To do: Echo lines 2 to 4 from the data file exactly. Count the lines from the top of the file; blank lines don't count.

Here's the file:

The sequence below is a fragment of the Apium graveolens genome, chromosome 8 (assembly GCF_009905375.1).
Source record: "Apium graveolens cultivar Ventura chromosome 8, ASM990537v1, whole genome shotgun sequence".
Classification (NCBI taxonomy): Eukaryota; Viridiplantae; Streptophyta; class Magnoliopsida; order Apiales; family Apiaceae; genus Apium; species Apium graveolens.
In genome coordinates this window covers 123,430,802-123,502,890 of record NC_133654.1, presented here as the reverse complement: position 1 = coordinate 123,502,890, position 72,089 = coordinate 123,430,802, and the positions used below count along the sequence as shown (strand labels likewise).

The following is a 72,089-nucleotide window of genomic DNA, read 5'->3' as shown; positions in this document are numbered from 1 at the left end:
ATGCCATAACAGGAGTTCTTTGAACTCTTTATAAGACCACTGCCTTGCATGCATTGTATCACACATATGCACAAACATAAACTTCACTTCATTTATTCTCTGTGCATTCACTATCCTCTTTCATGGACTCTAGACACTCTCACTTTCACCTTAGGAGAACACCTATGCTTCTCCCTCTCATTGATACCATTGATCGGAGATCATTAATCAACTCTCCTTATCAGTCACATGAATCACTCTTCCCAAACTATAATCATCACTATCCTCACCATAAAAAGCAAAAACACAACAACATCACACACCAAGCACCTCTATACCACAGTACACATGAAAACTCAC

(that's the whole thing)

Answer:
Source record: "Apium graveolens cultivar Ventura chromosome 8, ASM990537v1, whole genome shotgun sequence".
Classification (NCBI taxonomy): Eukaryota; Viridiplantae; Streptophyta; class Magnoliopsida; order Apiales; family Apiaceae; genus Apium; species Apium graveolens.
In genome coordinates this window covers 123,430,802-123,502,890 of record NC_133654.1, presented here as the reverse complement: position 1 = coordinate 123,502,890, position 72,089 = coordinate 123,430,802, and the positions used below count along the sequence as shown (strand labels likewise).